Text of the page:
Quizlet is the most popular online learning tool in the United States, and is used by over 2/3 of high school students, and 1/2 of college students. With more than 95% of Quizlet users reporting improved grades as a result, the platform has become the de-facto tool used in millions of classrooms. In this paper, we explore the task of recommending suitable content for a student to study, given their prior interests, as well as what their peers are studying. We propose a novel approach, i.e. Neural Educational Recommendation Engine (NERE), to recommend educational content by leveraging student behaviors rather than ratings. We have found that this approach better captures social factors that are more aligned with learning. NERE is based on a recurrent neural network that includes collaborative and content-based approaches for recommendation, and takes into account any particular student's speed, mastery, and experience to recommend the appropriate task. We train NERE by jointly learning the user embeddings and content embeddings, and attempt to predict the content embedding for the final timestamp. We also develop a confidence estimator for our neural network, which is a crucial requirement for productionizing this model. We apply NERE to Quizlet's proprietary dataset, and present our results. We achieved an R^2 score of 0.81 in the content embedding space, and a recall score of 54% on our 100 nearest neighbors. This vastly exceeds the recall@100 score of 12% that a standard matrix-factorization approach provides. We conclude with a discussion on how NERE will be deployed, and position our work as one of the first educational recommender systems for the K-12 space.
Here at Udacity, we are tremendously excited to announce the kick-off of the second term of our Artificial Intelligence Nanodegree program. Because we are able to provide a depth of education that is commensurate with university education; because we are bridging the gap between universities and industry by providing you with hands-on projects and partnering with the top industries in the field; and last but certainly not least, because we are able to bring this education to many more people across the globe, at a cost that makes a top-notch AI education realistic for all aspiring learners. During the first term, you've enjoyed learning about Game Playing Agents, Simulated Annealing, Constraint Satisfaction, Logic and Planning, and Probabilistic AI from some of the biggest names in the field: Sebastian Thrun, Peter Norvig, and Thad Starner. Term 2 will be focused on one of the cutting-edge advancements of AI -- Deep Learning. In this Term, you will learn about the foundations of neural networks, understand how to train these neural networks with techniques such as gradient descent and backpropagation, and learn different types of architectures that make neural networks work for a variety of different applications.
Learn Machine Learning Stanford University Professor and earn certification to full proof your career. Machine learning is the science of getting computers to act without being explicitly programmed. In the past decade, machine learning has given us self-driving cars, practical speech recognition, effective web search, and a vastly improved understanding of the human genome. Machine learning is so pervasive today that you probably use it dozens of times a day without knowing it. Many researchers also think it is the best way to make progress towards human-level AI.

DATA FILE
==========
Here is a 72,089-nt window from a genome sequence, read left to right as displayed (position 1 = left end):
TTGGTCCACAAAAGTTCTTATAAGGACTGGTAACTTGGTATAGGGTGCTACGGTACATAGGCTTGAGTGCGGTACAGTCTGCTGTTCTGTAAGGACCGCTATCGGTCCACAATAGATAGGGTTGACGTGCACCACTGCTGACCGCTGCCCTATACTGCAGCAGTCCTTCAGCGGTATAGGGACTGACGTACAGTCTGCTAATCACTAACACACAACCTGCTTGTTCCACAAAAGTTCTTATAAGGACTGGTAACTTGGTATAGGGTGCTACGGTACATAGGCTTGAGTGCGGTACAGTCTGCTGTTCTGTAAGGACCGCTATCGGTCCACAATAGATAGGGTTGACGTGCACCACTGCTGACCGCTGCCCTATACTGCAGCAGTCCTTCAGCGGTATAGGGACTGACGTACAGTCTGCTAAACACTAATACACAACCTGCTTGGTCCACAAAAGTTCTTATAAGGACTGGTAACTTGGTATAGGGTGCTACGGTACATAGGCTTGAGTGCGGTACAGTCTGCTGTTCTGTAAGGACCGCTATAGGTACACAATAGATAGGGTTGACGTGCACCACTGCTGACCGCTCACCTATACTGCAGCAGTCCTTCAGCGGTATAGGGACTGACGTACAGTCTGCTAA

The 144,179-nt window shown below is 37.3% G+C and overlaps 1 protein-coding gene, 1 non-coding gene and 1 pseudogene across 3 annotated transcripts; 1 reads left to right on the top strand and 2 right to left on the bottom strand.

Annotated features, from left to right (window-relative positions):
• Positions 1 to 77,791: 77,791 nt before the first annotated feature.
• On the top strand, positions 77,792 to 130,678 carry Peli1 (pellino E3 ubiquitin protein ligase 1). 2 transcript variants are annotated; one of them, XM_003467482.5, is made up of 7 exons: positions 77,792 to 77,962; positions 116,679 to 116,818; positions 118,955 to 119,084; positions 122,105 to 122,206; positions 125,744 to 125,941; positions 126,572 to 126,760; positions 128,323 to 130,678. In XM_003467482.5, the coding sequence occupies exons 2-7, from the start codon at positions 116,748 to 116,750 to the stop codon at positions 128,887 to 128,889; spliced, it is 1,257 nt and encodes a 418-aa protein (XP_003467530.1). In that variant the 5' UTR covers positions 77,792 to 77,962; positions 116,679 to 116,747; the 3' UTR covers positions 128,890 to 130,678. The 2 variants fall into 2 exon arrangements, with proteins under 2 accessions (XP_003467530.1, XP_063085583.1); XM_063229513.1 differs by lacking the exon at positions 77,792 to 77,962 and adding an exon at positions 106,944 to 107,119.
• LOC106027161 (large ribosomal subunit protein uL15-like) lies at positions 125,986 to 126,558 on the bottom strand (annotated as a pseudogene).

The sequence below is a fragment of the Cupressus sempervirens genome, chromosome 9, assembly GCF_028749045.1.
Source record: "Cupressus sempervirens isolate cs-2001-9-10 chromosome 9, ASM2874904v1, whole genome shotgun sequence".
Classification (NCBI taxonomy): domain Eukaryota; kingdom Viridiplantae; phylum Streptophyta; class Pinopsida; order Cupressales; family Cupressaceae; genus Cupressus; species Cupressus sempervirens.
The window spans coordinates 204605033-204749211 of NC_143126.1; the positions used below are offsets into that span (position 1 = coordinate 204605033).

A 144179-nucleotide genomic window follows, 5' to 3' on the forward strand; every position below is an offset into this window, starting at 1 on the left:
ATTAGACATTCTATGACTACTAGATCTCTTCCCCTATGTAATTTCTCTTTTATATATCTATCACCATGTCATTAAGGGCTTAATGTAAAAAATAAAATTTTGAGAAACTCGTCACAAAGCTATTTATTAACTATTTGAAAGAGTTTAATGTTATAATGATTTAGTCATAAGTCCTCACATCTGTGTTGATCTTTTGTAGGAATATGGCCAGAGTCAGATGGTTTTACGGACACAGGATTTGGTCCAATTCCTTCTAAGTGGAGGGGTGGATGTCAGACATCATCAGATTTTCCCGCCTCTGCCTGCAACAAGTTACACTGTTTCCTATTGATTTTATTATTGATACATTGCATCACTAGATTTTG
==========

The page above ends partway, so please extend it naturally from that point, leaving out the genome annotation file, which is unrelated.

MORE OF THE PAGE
Data science and machine learning have long been interests of mine, but now that I'm working on Fuzzy.ai and trying to make AI and machine learning accessible to all developers, I need to keep on top of all the news in both fields. My preferred way to do this is through listening to podcasts. I've listened to a bunch of machine learning and data science podcasts in the last few months, so I thought I'd share my favorites: Every other week, they release a 10–15 minute episode where hosts, Kyle and Linda Polich give a short primer on topics like k-means clustering, natural language processing and decision tree learning, often using analogies related to their pet parrot, Yoshi. This is the only place where you'll learn about k-means clustering via placement of parrot droppings. Hosted by Katie Malone and Ben Jaffe of online education startup Udacity, this weekly podcast covers diverse topics in data science and machine learning: teaching specific concepts like Hidden Markov Models and how they apply to real-world problems and datasets.
IBM's famous AI system has accomplished many, many things these past years, from making movie trailers to saving a person's life. Now, it's also helping teachers make lesson plans by powering Teacher Advisor, a program IBM developed with the American Federation of Teachers. If you're thinking "How hard could a grade school lesson plan be?" Well, have you seen Common Core mathematics? It's not the same math from back in the day, and teachers who didn't grow up with it might have a tough time conjuring up a way to make it more understandable.